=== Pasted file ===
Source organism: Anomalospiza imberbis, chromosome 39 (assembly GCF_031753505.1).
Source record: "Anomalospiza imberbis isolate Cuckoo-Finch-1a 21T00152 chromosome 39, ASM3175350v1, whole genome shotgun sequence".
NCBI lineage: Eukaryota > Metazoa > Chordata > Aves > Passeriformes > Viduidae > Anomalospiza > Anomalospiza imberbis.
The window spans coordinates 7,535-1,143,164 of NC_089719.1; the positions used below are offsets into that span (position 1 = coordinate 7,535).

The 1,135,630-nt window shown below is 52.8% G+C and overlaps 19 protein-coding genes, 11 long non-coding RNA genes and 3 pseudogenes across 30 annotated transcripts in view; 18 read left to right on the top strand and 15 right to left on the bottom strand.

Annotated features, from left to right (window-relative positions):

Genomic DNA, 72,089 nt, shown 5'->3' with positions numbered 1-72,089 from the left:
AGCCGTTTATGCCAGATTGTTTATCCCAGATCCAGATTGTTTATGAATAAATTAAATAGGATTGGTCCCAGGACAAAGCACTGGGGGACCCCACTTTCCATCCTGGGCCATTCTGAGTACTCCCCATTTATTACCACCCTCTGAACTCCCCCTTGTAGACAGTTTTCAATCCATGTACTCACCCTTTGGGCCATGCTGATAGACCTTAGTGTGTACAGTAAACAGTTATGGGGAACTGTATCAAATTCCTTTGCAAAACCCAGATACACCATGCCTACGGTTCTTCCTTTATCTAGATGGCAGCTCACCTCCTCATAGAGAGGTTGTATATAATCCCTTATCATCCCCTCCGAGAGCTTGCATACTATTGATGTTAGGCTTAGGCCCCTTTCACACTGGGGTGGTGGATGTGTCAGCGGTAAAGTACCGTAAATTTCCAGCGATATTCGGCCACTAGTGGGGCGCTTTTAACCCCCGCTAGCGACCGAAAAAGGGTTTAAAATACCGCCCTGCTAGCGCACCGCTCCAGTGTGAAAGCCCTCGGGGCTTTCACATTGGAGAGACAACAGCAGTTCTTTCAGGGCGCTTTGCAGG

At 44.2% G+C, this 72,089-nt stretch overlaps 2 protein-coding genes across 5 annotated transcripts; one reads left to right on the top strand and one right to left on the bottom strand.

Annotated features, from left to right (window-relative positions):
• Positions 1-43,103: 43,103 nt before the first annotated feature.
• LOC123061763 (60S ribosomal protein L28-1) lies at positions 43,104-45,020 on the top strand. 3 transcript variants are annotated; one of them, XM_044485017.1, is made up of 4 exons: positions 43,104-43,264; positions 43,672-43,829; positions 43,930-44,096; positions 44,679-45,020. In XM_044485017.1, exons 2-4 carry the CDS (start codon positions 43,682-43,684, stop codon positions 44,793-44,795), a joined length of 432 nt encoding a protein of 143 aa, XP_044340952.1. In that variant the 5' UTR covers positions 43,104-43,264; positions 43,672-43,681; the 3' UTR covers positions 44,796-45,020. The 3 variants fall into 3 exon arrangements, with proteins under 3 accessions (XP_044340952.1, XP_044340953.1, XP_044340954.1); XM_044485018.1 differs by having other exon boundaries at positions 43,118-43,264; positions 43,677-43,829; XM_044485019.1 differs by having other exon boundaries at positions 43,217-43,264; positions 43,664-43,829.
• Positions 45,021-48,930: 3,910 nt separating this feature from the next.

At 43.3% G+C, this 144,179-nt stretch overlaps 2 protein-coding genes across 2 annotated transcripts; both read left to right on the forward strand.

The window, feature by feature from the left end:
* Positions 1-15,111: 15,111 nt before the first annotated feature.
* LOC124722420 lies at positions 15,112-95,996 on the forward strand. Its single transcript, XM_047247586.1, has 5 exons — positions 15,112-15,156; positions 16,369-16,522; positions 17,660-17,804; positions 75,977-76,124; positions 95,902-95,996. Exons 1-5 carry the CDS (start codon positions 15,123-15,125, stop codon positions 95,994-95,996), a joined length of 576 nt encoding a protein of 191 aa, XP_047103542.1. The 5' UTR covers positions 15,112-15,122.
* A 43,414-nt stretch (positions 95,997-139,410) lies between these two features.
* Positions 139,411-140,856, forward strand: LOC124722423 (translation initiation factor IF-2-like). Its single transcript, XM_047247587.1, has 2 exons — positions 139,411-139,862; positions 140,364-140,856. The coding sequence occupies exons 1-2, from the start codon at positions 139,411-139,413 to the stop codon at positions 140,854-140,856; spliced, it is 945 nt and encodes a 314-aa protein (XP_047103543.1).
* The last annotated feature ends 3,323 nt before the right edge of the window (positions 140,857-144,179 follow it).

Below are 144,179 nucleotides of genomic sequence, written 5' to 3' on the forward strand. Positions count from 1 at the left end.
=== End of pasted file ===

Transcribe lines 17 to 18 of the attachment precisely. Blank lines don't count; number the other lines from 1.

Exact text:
* LOC124722420 lies at positions 15,112-95,996 on the forward strand. Its single transcript, XM_047247586.1, has 5 exons — positions 15,112-15,156; positions 16,369-16,522; positions 17,660-17,804; positions 75,977-76,124; positions 95,902-95,996. Exons 1-5 carry the CDS (start codon positions 15,123-15,125, stop codon positions 95,994-95,996), a joined length of 576 nt encoding a protein of 191 aa, XP_047103542.1. The 5' UTR covers positions 15,112-15,122.
* A 43,414-nt stretch (positions 95,997-139,410) lies between these two features.